Palestinian Returnees Grappling with Abject Conditions in Besieged Gaza

Palestinian Returnees Grappling with Abject Conditions in Besieged Gaza

A Palestinian man and children carry bags of cereal outside an aid distribution centre run by UNRWA in the central Gaza Strip refugee camp of Bureij, 31 July 2019 (AFP)

Palestinian refugees from Syria who returned to the blockaded Gaza Strip have appealed to UNRWA and the Palestinian Authority (PA) to take urgent action in response to the abject humanitarian situation they have been enduring in the Israeli-blockaded enclave.

The refugees said their situation has taken a tragic turn for the worse due to UNRWA’s suspension of cash assistance. They have also been deprived of relief aids provided by other charities due to the registration of their names by the Palestinian Authority in Ramallah on the employees’ list.

Member of the Follow-Up Committee of Palestinians from Syria in Gaza, Omar Odeh, said that such measures have overburdened even further the cash-stripped families in Gaza, in light of the swift propagation of the global pandemic COVID-19.

Palestinians living in the Gaza Strip have been enduring dire living conditions due to the 12-year-long Israeli siege and the devastating upshots of the Israeli onslaughts on the coastal enclave.

Civilians continue to launch cries for help over the high rates of unemployment, lack of financial resources, and movement crackdowns, which they said have made life quite unbearable in Gaza.

The offensives launched by the Israeli military on Gaza have turned the enclave into a hell on earth as most families have lost their sources of incomes, homes, and property.

A few days earlier, UN Secretary-General Antonio Guterres expressed concern over the alarming situation in the besieged Gaza Strip in light of the propagation of the novel coronavirus COVID-19.

"There are dramatic humanitarian needs for these people even without this pandemic. But now, with COVID-19, we need to do everything possible to prevent the disease from coming to these areas," Guterres told James Bays, Al Jazeera's diplomatic editor.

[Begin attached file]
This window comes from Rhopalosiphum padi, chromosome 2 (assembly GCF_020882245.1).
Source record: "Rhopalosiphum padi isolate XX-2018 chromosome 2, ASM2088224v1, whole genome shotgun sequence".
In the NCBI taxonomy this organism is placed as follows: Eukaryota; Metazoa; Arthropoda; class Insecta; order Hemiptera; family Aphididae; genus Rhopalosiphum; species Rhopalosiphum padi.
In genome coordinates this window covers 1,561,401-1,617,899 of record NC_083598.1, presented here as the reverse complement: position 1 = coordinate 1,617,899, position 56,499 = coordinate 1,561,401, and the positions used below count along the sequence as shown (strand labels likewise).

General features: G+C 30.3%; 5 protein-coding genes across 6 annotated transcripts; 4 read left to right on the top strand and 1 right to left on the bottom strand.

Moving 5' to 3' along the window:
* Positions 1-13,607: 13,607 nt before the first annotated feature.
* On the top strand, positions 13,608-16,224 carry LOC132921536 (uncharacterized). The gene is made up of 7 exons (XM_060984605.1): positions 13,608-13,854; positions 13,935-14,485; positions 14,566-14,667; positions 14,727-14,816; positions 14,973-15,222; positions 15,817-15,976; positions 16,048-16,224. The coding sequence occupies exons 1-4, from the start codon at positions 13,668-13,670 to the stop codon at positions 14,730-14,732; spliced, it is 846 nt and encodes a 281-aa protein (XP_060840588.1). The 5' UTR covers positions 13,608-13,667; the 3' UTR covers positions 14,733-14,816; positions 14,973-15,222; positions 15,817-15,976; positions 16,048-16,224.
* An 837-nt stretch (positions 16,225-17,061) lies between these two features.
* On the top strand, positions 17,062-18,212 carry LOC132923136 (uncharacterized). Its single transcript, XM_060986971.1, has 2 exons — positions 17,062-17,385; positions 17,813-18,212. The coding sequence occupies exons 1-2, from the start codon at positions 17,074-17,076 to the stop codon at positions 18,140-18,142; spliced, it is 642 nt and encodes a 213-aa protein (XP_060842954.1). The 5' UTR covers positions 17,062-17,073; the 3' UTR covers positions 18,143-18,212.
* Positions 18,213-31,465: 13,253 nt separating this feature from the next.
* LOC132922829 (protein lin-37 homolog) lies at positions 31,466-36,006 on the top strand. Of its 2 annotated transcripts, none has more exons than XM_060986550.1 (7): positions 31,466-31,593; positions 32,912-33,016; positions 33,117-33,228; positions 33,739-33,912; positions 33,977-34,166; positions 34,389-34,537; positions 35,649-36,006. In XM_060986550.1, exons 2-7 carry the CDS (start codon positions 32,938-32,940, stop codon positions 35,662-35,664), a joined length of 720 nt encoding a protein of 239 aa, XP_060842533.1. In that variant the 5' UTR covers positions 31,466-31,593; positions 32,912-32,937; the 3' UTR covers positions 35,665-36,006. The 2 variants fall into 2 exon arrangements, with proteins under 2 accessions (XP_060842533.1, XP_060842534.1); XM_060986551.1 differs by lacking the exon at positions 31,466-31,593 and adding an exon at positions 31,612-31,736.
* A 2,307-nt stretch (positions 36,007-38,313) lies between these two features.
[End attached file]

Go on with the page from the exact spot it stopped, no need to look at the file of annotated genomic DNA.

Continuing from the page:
"It is very difficult for these people to be living in self-isolation. There, households often don't have water, no soap, and healthcare facilities are extremely rudimentary. So we need to boost the response capacity in those areas," Guterres said.

According to the Palestinian Health Ministry, 84 Palestinians tested positive for COVID-19, including nine cases in the Gaza enclave.

Last week, activists raised concerns over an imminent coronavirus outbreak in the besieged Gaza Strip and its refugee camps after a number of returnees were allowed access into the enclave through the Rafah border crossing with Egypt.

According to data by the Norwegian Refugee Council (NRC), Gaza is one of the world's most densely populated areas, with more than 5,000 inhabitants per square kilometer. The Gaza Strip is smaller than the city of Oslo but is home to three times as many people. The population is expected to rise to 2.1 million by 2020.

A 2012 UN report predicted the Palestinian enclave would be “unlivable” by 2020 if nothing was done to ease the blockade, but in June 2017 a UN report on living conditions in Gaza stated that all the indicators were going in the wrong direction and that deadline was actually approaching even faster than earlier predicted.

Gaza is described by many Palestinians and humanitarian actors as the world’s largest open-air prison, where nearly 2 million Palestinians live behind a blockade and are refused access to the other occupied Palestinian areas and the rest of the world.

NRC said 7 out of 10 Palestinians in Gaza are registered as refugees, and many of these come from families who were forced to leave their villages in 1948. Many have also been forced to leave their homes due to war, violence, and economic hardship.

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